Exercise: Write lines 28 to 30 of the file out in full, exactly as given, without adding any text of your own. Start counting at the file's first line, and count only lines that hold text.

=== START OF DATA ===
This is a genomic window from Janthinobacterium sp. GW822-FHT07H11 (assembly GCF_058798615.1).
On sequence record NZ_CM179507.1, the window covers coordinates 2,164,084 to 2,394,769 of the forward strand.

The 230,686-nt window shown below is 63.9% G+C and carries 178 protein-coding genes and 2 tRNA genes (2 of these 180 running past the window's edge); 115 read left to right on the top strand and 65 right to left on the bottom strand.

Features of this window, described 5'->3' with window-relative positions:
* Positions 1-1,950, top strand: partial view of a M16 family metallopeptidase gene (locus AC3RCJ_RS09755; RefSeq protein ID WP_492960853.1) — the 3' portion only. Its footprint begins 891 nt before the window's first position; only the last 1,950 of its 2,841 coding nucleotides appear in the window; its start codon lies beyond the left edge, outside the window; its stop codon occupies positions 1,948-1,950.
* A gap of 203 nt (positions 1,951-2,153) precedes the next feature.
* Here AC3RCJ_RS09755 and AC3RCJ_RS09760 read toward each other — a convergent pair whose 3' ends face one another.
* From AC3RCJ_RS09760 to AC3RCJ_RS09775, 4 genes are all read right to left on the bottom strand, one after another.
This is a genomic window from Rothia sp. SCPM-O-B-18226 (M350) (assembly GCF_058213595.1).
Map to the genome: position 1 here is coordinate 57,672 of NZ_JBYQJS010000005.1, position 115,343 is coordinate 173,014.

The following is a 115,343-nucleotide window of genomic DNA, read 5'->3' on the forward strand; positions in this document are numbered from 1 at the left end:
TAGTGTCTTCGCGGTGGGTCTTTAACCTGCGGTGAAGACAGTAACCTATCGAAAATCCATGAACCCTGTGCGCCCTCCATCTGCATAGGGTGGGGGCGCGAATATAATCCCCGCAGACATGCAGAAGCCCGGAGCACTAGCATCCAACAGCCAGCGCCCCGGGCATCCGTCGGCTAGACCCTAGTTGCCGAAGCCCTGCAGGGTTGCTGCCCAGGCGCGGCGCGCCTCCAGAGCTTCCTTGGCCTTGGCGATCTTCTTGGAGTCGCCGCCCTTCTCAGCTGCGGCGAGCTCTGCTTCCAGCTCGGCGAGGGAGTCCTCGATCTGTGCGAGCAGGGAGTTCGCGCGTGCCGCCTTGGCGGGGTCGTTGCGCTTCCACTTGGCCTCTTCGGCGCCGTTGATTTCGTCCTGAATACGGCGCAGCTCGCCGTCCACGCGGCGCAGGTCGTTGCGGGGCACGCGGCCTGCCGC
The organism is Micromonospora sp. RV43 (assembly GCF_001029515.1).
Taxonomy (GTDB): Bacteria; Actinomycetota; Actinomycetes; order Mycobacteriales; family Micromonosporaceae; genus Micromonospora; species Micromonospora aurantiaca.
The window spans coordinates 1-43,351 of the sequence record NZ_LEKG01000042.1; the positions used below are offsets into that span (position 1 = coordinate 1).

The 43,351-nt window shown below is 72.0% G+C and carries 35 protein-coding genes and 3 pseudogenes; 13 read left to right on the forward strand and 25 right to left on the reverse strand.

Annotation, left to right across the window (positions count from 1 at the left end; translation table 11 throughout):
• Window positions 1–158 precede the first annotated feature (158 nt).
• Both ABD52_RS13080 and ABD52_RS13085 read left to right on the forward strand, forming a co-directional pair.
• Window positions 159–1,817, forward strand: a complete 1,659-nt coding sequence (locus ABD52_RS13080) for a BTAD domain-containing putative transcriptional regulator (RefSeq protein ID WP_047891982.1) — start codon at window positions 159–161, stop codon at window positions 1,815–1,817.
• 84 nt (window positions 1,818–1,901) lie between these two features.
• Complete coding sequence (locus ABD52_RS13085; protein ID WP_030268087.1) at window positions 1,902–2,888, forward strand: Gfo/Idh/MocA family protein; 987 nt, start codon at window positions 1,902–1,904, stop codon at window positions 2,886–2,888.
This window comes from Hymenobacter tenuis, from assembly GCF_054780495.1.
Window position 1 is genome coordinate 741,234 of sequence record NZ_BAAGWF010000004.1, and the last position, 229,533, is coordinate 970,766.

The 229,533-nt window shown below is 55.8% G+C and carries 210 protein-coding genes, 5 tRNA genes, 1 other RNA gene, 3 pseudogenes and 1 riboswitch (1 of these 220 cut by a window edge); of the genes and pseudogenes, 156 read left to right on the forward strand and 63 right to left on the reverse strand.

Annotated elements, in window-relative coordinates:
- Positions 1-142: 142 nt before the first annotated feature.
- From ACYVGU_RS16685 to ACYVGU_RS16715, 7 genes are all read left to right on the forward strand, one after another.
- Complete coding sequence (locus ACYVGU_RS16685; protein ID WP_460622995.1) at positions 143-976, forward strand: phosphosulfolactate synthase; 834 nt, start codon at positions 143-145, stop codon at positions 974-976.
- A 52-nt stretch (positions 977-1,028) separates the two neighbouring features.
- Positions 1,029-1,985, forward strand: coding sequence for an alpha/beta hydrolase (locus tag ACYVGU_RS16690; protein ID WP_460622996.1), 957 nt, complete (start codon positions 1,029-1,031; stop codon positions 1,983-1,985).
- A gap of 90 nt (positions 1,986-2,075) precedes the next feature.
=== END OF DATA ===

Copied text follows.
- From ACYVGU_RS16685 to ACYVGU_RS16715, 7 genes are all read left to right on the forward strand, one after another.
- Complete coding sequence (locus ACYVGU_RS16685; protein ID WP_460622995.1) at positions 143-976, forward strand: phosphosulfolactate synthase; 834 nt, start codon at positions 143-145, stop codon at positions 974-976.
- A 52-nt stretch (positions 977-1,028) separates the two neighbouring features.